I agree that the situation is improving among western born Sikhs, but I don't think there has been any significant growing consciousness in that regard among Indian Sikhs.

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1 hour ago, californiasardar1 said:

I agree that the situation is improving among western born Sikhs, but I don't think there has been any significant growing consciousness in that regard among Indian Sikhs.

I've worked around a lot of them over the years. For all their faults, none of them (that I've met) seem remotely concerned with the colonial thing, they seem too shrewed and self-serving for that. It's some western raised apnay that do this.    

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Too add another piece of the puzzle of what apnay experienced during the colonial period (as requested in the OP).  

 

Sohan-Singh-Bhakna-The-Man-who-shook-the

 

 

It’s easy to be mistaken by this picture of a gentle, stooped, grandfatherly 95 year-old. He was in fact one of the most feared and dangerous men in British India. So feared was he by the British that, shackled in irons, he was held for 16 years in near solitary confinement 1000kms off the shore of India for fear of the revolution he tried to spark.

This is Sohan Singh Bhakna, founder of the revolutionary Ghadr Party. When India joined WW1, every young Punjabi man was vigorously encouraged to join the Indian Army; British officials, Indian nobility, Indian district bureaucrats, even the Indian National Congress and Mahatma Gandhi joined forces to promote recruitment. Opposing that consensus was a vociferous, violent energetic group, operating from North America called the Ghadrs, or revolutionaries.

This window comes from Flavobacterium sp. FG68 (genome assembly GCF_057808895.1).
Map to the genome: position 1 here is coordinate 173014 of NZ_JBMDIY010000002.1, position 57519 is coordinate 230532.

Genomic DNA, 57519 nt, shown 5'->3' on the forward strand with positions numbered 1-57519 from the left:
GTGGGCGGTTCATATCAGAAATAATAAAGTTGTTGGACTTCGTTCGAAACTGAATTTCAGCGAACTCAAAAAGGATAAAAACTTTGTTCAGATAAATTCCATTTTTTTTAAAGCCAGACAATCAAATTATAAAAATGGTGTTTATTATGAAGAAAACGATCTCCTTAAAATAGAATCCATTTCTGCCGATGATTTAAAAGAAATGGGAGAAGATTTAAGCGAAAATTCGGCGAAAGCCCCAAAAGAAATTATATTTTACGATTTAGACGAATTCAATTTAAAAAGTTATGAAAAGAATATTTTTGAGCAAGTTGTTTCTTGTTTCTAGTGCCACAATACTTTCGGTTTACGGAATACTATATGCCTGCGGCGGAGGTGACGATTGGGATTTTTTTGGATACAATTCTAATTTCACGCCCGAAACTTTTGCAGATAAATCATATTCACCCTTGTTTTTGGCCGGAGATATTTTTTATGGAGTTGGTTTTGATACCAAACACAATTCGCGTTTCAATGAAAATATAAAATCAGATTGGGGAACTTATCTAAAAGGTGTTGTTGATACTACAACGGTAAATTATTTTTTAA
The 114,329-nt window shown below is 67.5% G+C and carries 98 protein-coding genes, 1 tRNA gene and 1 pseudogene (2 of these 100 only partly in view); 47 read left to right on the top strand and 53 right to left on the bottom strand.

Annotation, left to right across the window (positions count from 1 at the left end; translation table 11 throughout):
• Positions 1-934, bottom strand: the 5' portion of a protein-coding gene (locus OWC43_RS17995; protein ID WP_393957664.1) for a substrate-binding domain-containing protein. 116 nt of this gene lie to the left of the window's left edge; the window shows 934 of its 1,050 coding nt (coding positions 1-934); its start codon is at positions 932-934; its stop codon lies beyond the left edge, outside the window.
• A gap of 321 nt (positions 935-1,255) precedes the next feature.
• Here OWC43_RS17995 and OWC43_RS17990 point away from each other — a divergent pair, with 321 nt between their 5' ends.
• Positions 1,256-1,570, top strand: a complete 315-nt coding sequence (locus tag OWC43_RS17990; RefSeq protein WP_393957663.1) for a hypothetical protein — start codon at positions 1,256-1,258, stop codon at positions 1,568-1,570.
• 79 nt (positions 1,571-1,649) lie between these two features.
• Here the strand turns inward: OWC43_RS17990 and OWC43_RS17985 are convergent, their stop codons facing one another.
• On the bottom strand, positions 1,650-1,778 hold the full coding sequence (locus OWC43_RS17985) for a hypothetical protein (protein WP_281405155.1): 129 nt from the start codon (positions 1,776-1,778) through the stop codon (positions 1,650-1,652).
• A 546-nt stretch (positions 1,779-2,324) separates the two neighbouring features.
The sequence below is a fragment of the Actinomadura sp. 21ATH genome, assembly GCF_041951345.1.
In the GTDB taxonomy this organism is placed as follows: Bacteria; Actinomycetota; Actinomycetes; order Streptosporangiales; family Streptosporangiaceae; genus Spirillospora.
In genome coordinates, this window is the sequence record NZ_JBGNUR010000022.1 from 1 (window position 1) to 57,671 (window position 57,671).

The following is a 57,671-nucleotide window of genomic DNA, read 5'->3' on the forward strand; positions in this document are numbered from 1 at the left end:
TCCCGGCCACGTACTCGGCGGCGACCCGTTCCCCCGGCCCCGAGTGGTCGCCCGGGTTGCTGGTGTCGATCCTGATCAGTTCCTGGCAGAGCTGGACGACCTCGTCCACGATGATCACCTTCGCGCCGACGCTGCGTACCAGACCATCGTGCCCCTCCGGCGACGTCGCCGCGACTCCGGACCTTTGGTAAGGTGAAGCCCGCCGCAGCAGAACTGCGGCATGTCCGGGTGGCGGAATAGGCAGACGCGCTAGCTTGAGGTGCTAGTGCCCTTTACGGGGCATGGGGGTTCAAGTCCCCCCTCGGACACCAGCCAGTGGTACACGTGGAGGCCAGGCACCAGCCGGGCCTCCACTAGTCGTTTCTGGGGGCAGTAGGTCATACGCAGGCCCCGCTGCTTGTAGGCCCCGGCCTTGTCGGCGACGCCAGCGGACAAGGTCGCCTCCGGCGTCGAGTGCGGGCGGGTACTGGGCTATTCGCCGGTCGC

Sohan Singh Bhakna became active in the early nationalist movement before he joined the small pioneering stream of men who moved out of Punjab to the Pacific Northwest in the early 1900s where he worked in lumber mills. America wasn’t colonising India but there was no lack of racism and discrimination toward the ‘Hindoo’ labourers and Bhakna rapidly joined the early Indian labour movement.

He founded the Ghadr party with other North American Indians who agitated for the overthrow British colonial authority in India by means of an armed revolution. The Ghadrs viewed the Congress-led Independence movement as soft and unambitious so adopted a harder stance with their principal strategy to entice Indian soldiers into armed revolt against the British taking particular advantage of the vulnerability of the First World War.

Their revolutionary plans included smuggling arms to the passengers of the Komagatu Maru on their return to India, making overtures to the German Embassy in the US, pumping out revolutionary messages to Indian soldiers via their prolific pamphleteering. Their most seditious and dangerous plot was to coordinate violent armed revolutionary activity with Indian soldiers in SE Asia. Alarmed, the British promptly arrested Sohan Singh as he tried to enter India in 1914 and tried for conspiracy.